Take a longer view…News | Uncategorized
After checking out March’s Dwell magazine, one of the pieces that stuck with us most was a visit to Freshkills Park on Staten Island (yes, we sometimes pay attention to things outside of Brooklyn). Hopefully the “5 Boroughs in 48 Hours” piece will make it on Dwell’s website soon. It’s a whirlwind trip through our fair city passing through an apartment in Harlem, restaurant in Flushing, loft space in Red Hook, and a green roof complete with beekeeping in the Bronx. The whole issue is centered on New York City spaces, and definitely (as usual) worth picking up a copy.
However, it was the small piece on Freshkills that we felt had the most impact. Since the late 40′s the name has suggested one of the most visible monuments to environmental abuse and our throw-away culture. In some ways Freshkills’ tale will always remain about that, but over the past decade and in the next three or so to come, another layer will be added.
After accepting its last barge of NYC’s trash in 2001 – with an exception for wreckage from Sept 11th – New York City has positioned Freshkills to be almost 2200 acres of park dedicated to restoring a more balanced relationship between people and the environment. Over the next 30 years the design for this environmental reclamation project will boast vast tracts of undisturbed meadows and fields combined with educations centers, public waterfront space, hiking trails, and open waterways.
All of that is fantastic, but like most environmental efforts in our time it’s a bit of a mixed bag. In the short view, one can’t help but remember the fact that New York City can only take this acreage from what the NYC Parks Department describes as “an emblem of wastefulness, excess, and environmental neglect” to a place where nature is celebrated only due to what resembles a massive shell game. The four mounds representing about 150 tons of garbage have to go somewhere if they’re not coming to what was, for a time, New York City’s only landfill. These days (since 2001) that means our household trash – our coffee cups, chip wrappers, and patio chairs – are shipped out of sight to places like Pennsylvania and Virginia. As with many of the steps toward an ultimate ecological balance, change becomes entangles in contradiction and compromise. Obviously, we’d have less need for landfills if we had less garbage to discard, and there’s a certain out-of-sight, out-of-mind quality to sending our trash to faraway places while we allow our corner of Mother Nature to reclaim her lost wetlands. It’s one of the special burdens of environmental consciousness in our time to not let these contradictions deter us from our work. However, in the face of these contradictions, we must consider the system-wide steps being taken to correct generations of environmental neglect in a longer view. Turning more of our waste into compost, creative recycling efforts, and ever-spreading green roofs are helping to make sure that the barges we send away are emptier every decade, dwindling to a number where the fleets mostly exist as the floating gardens described in the master plan.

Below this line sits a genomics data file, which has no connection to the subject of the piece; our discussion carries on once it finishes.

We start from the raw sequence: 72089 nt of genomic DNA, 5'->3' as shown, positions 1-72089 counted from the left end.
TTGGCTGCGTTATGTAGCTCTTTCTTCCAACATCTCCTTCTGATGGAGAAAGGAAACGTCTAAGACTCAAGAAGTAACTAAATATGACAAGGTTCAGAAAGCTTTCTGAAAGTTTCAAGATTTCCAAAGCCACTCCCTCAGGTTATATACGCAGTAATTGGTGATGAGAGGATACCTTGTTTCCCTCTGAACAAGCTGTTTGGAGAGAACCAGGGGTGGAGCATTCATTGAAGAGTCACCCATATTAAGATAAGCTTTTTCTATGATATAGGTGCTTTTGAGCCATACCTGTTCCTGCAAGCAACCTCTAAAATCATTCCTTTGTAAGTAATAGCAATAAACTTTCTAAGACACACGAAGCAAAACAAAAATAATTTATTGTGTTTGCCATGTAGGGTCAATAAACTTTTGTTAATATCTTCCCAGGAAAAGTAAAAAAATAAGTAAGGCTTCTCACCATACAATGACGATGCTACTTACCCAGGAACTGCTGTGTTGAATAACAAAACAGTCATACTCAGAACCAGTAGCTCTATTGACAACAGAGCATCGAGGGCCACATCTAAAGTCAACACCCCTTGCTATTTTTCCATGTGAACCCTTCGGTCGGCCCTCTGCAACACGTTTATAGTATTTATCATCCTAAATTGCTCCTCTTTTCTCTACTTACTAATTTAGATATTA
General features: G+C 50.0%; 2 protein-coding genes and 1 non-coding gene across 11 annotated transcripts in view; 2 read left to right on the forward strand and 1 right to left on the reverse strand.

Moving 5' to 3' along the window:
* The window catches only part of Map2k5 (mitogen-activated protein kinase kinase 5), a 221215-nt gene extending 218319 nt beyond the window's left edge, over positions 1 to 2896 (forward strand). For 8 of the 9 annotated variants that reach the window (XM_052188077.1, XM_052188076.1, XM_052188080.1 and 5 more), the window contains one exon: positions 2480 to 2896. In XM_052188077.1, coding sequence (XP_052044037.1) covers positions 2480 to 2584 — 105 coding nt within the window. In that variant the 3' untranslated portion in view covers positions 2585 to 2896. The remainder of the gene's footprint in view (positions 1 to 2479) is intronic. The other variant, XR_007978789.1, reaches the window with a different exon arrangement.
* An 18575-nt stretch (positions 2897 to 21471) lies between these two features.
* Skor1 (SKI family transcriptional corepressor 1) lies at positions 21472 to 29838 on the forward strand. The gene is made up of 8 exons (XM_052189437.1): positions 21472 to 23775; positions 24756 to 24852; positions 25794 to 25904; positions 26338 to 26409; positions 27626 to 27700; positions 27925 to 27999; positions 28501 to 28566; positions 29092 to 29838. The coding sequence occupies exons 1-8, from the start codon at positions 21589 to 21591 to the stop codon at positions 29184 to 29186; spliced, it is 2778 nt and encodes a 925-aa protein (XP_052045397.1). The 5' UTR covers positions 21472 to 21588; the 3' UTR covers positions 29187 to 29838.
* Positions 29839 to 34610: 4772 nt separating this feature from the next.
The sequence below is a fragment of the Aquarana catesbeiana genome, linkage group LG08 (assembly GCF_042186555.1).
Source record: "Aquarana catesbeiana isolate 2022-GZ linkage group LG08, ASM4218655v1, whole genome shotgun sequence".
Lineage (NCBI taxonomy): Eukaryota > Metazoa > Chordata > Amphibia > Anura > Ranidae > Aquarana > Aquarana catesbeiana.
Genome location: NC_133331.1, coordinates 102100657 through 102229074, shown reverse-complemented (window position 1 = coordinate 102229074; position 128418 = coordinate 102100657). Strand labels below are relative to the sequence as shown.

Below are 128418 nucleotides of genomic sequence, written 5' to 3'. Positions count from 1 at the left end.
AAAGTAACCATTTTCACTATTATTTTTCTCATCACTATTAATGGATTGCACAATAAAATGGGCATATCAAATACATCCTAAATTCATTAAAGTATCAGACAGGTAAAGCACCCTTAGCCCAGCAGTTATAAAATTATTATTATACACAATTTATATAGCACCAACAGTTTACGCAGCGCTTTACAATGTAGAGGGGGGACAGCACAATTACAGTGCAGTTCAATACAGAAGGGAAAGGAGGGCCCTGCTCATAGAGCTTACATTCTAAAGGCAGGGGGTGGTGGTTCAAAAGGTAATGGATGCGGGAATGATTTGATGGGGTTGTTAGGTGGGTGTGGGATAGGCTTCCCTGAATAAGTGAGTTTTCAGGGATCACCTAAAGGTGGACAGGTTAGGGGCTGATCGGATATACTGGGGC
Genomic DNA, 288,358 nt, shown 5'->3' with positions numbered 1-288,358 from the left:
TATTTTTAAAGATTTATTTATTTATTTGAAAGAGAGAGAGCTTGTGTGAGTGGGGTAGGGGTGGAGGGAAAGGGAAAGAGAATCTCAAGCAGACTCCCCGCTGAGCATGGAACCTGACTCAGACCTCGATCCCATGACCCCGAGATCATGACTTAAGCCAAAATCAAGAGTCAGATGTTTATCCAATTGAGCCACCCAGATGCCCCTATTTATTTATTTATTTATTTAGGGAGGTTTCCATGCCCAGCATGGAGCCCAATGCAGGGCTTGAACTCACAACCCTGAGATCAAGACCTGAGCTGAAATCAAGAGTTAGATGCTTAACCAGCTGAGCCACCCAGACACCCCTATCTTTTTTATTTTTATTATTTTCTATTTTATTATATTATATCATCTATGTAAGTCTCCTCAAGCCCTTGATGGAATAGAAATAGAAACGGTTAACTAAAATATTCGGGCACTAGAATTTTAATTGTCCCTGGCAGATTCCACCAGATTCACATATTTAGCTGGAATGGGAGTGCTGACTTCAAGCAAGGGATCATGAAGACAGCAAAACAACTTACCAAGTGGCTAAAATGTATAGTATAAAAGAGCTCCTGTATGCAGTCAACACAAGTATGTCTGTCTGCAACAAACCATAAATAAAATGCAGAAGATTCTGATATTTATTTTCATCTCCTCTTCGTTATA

This brings us back to Freshkills Park. According to the NY Parks Dept. while almost 45% of the Freshkills site was used for daily landfill operations, the remainder has stayed as wetlands and waterways. The new park hopes to embrace more of that with soccer fields next to LEED Gold rated buildings and pathways nestled next to the William T. Davis wildlife refuge.
All of these slow deliberate efforts will add another layer to a complex, but ultimately positive legacy. In almost the same amount of time it took our wastefulness to grow those mounds, they will be converted from a symbol of waste to a symbol of the effort to act more responsibly toward the place we call home.